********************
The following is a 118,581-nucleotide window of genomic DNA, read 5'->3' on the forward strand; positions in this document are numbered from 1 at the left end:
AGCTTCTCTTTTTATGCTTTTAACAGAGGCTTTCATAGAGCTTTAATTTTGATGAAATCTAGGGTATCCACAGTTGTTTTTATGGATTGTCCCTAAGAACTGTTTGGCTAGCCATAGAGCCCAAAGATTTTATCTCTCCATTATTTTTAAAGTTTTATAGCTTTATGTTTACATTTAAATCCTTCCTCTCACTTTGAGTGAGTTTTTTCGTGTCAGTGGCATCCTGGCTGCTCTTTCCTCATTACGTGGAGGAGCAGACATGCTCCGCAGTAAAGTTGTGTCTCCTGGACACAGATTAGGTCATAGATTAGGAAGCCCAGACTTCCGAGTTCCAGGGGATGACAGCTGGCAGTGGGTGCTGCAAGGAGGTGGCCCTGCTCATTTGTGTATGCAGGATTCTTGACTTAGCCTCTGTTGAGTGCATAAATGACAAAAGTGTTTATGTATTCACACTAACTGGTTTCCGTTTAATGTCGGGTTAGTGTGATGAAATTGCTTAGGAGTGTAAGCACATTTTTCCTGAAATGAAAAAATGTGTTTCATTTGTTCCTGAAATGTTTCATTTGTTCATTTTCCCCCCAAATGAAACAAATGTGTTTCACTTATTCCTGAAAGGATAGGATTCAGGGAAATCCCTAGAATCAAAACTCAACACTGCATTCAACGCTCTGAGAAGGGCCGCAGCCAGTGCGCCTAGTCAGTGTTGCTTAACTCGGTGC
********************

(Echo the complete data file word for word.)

The following is a 118,581-nucleotide window of genomic DNA, read 5'->3' on the forward strand; positions in this document are numbered from 1 at the left end:
AGCTTCTCTTTTTATGCTTTTAACAGAGGCTTTCATAGAGCTTTAATTTTGATGAAATCTAGGGTATCCACAGTTGTTTTTATGGATTGTCCCTAAGAACTGTTTGGCTAGCCATAGAGCCCAAAGATTTTATCTCTCCATTATTTTTAAAGTTTTATAGCTTTATGTTTACATTTAAATCCTTCCTCTCACTTTGAGTGAGTTTTTTCGTGTCAGTGGCATCCTGGCTGCTCTTTCCTCATTACGTGGAGGAGCAGACATGCTCCGCAGTAAAGTTGTGTCTCCTGGACACAGATTAGGTCATAGATTAGGAAGCCCAGACTTCCGAGTTCCAGGGGATGACAGCTGGCAGTGGGTGCTGCAAGGAGGTGGCCCTGCTCATTTGTGTATGCAGGATTCTTGACTTAGCCTCTGTTGAGTGCATAAATGACAAAAGTGTTTATGTATTCACACTAACTGGTTTCCGTTTAATGTCGGGTTAGTGTGATGAAATTGCTTAGGAGTGTAAGCACATTTTTCCTGAAATGAAAAAATGTGTTTCATTTGTTCCTGAAATGTTTCATTTGTTCATTTTCCCCCCAAATGAAACAAATGTGTTTCACTTATTCCTGAAAGGATAGGATTCAGGGAAATCCCTAGAATCAAAACTCAACACTGCATTCAACGCTCTGAGAAGGGCCGCAGCCAGTGCGCCTAGTCAGTGTTGCTTAACTCGGTGC